Industry pundits have targeted gold to hit US$1,400 or higher by the end of the year, which is not entirely out of reach. Should gold appreciate to that level or higher, streamers such as Wheaton could see even further profits.

This article represents the opinion of the writer, who may disagree with the “official” recommendation position of a Motley Fool premium service or advisor. We’re Motley! Questioning an investing thesis — even one of our own — helps us all think critically about investing and make decisions that help us become smarter, happier, and richer, so we sometimes publish articles that may not be in line with recommendations, rankings or other content.

Fool contributor Demetris Afxentiou has no position in any stocks mentioned. Wheaton Precious Metals is a recommendation of Stock Advisor Canada.

More on Investing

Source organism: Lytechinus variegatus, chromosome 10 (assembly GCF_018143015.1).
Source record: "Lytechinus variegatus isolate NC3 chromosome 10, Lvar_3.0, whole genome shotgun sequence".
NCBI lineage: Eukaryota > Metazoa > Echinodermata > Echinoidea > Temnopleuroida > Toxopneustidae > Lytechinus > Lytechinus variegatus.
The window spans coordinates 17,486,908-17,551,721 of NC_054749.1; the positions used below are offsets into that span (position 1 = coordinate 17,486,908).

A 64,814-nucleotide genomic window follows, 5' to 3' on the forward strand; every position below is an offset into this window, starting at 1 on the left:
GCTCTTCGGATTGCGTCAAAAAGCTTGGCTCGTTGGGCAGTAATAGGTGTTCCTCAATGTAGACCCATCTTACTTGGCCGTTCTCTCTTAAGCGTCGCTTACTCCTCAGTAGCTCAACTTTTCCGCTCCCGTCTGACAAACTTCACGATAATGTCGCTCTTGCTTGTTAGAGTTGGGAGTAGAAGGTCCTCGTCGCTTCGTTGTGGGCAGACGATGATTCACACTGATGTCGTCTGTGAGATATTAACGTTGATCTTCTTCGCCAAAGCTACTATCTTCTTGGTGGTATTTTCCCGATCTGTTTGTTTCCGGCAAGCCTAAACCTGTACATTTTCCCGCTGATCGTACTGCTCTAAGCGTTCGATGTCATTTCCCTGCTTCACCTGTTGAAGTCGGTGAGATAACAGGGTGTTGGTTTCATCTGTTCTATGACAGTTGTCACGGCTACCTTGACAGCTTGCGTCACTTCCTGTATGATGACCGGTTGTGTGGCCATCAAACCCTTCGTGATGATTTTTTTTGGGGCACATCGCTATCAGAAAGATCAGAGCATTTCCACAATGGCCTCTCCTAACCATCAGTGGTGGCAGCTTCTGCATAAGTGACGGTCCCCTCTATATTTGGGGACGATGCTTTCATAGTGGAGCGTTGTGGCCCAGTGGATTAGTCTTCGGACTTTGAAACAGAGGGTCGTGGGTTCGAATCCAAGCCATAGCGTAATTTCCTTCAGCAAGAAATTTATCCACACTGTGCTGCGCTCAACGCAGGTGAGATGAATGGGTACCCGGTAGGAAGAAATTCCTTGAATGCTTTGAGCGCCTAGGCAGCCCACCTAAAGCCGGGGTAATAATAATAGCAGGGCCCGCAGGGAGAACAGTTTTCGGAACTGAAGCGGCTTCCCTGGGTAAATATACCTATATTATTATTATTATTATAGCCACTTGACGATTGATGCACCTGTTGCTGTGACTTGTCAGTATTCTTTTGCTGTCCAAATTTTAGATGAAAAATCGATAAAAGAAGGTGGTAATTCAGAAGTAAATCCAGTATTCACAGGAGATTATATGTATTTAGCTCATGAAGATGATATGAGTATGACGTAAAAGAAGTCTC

Money growing in soil , Business success concept.

The $3,000 TSX Investment Strategy for Ultimate Growth

Investors can allocate as little as $3,000 in three TSX growth stocks for massive capital gains.

Read more »

Dollar symbol and Canadian flag on keyboard

2 Dividend Stocks You Won’t Want to Miss

Scotiabank (TSX:BNS) and another top dividend payer have dividend yields north of the 7% mark going into December 2023.

Read more »

growing plant shoots on stacked coins
Tech Stocks

Get Rich Slowly: 1 Smart Stock to Leave in a TFSA for Years and Years

The TFSA isn’t only for short-term goals. With a little time, here’s how you can use stocks to get rich.

Read more »

tsx today